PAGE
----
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Towards very low energy buildings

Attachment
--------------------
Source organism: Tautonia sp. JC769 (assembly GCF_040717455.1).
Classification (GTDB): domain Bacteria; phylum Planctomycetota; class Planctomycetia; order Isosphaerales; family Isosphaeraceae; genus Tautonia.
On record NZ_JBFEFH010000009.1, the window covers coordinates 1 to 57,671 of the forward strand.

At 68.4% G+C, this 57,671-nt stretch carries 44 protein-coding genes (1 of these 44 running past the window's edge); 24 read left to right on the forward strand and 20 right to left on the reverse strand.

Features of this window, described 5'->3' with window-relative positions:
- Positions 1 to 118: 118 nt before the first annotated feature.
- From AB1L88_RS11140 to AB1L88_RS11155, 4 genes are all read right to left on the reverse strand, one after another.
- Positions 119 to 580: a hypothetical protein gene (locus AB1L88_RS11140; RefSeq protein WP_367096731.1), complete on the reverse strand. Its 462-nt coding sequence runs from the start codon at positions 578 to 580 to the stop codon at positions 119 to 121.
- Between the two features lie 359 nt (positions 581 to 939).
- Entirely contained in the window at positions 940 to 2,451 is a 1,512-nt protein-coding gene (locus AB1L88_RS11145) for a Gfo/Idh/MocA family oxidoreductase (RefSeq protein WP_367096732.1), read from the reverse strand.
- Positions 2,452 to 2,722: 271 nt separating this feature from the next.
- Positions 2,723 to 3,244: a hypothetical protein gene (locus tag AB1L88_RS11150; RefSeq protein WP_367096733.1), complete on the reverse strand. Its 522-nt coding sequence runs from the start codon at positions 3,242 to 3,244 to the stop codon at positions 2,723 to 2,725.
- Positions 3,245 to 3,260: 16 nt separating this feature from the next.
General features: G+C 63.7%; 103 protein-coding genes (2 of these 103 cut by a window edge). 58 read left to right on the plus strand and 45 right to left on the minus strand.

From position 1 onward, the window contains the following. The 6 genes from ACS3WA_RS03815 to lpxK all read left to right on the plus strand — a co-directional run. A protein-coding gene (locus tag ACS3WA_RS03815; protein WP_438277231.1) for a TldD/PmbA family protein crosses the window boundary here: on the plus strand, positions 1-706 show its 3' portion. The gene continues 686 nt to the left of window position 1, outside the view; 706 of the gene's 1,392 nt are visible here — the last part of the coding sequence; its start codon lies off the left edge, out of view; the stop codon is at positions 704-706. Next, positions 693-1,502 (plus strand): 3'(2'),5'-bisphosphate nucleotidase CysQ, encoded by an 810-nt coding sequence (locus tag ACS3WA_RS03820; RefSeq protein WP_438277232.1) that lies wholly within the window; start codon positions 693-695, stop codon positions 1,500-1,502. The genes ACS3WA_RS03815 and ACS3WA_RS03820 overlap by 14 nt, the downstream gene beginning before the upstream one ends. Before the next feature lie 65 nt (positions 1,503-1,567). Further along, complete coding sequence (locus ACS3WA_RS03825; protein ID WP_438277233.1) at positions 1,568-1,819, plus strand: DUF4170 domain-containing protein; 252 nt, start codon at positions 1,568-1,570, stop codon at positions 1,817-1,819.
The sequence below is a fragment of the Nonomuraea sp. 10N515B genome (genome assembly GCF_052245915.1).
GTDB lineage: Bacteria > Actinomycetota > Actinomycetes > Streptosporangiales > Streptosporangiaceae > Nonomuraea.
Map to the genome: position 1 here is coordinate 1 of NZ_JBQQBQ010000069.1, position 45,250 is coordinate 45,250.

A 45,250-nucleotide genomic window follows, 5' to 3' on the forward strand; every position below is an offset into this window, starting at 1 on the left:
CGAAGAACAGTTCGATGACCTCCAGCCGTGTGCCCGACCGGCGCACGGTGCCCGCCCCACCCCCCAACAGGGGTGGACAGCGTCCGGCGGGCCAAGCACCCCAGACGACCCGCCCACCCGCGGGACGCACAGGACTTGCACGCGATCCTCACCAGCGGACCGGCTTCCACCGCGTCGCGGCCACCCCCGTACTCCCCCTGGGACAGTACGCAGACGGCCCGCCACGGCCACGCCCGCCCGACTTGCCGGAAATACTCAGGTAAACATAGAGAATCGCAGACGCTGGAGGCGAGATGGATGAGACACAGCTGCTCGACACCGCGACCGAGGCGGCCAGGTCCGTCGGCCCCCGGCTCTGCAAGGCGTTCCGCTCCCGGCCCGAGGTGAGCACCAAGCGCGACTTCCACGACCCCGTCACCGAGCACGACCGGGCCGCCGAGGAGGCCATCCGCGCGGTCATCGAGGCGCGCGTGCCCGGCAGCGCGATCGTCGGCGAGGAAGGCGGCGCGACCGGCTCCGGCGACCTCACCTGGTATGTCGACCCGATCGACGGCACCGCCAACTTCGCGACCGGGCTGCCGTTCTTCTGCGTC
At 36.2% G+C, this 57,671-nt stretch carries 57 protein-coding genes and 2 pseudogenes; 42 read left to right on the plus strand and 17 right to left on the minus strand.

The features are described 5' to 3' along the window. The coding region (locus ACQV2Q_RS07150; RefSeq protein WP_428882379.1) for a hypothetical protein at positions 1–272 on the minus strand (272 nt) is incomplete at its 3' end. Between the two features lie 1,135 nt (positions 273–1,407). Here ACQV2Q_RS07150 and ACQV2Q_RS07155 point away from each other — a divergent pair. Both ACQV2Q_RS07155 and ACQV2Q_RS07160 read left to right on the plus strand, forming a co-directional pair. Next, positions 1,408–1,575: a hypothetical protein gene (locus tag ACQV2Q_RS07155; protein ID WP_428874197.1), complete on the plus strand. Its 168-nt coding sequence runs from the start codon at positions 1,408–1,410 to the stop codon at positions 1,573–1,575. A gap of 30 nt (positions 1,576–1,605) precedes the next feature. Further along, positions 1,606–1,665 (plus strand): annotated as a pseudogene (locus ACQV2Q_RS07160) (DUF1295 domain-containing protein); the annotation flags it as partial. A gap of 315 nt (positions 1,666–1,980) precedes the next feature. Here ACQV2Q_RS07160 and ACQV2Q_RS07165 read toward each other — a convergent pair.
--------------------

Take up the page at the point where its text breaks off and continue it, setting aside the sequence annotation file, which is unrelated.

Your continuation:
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The definition of Very Low Energy Buildings (VLEB) varies significantly across Europe, even though the EPBD (Energy Performance of Buildings Directive) gives guidelines for energy performance calculations. The variation exists not only in terms of the allowed absolute level of energy consumption in a low energy building, but also in the parameters included in the minimum requirements. Further the national calculation methods vary from country to country, which makes it almost impossible to compare the absolute values of the energy requirements. The standard energy saving potential in Denmark, France, Germany, The Netherlands and United Kingdom combined is 33 PJ per year, if changing from formal building regulation minimum requirements to VLEB requirements. This saving potential is represented by 226 million inhabitants in the five countries. This number represents approx. 50 % of the inhabitants in the European Member States (458 million). If this saving potential can be assumed to be representative for the whole European Union, the total energy saving potential would be in the order of magnitude of 67 PJ per year. The total European energy and CO2 emission saving in 2020 is estimated at 568 PJ and 36 Mt CO2 per year respectively if all new buildings are constructed as VLEB from 2012. This figure may prove to be a conservative estimate as some Eastern European countries currently have just changed from a situation with no energy performance requirements to its introduction due to the EPBD. As for the potential energy savings, the annual potential CO2 emission reductions in the five MS have been estimated at 2.0 Mt CO2 per year. If this can be assumed as an average for the entire European Union, the total annual saving potential will account for approx. 4.0 Mt per year using the present energy mix for the five MS. As for the energy saving potential, this might prove to be a conservative estimate. The construction industry may be ready for a general shift towards VLEB. However there is an urgent need for education and training of designers (architects and engineers) as well as craftsmen. VLEB require new skills and new construction types that are easily implemented. The needed products already do exist, but further development is needed to be able to increase the energy performance further than already stipulated. Some studies about the consequences related to the introduction of higher energy performance requirements have been conducted in the MS. Especially in United Kingdom, many studies exist. One of the most important factors for promoting VLEB in the five MS is judged to be the long-term strategy and announcement of future requirements for new buildings and the expected dates for their introduction. This will encourage the building industry to prepare and investigate the possibilities for constructing VLEB before it becomes required by the authorities. Among the barriers to implementing VLEB in the five MS is the lack of experience and standard solutions and also education of craftsmen, who actually have to construct the new buildings. The annual construction activity for new buildings only accounts for about 1 % of the total heated area in broad terms. This means that a change in energy performance for new buildings will take more than 100 years before all existing buildings have been replaced. Therefore it is crucial to look on energy upgrading of the existing buildings stock, as the largest energy saving potential lies there. A Danish study [Wittchen, 2004] proved that it is possible to save about 30 PJ annually by upgrading all existing residential buildings. This can be done by improving only 50 % of the constructions with the poorest energy performance and upgrade them to a quality close to today's standard. Compared with the annual savings by changing all new Danish buildings to VLEB (771 TJ as shown in table 9), the potential savings in existing buildings are about thirty-nine times higher. If this potential can be taken as representative of the whole European Union (by means of inhabitants), there is an annual energy saving potential in the existing residential sector in the magnitude of 2 500 PJ.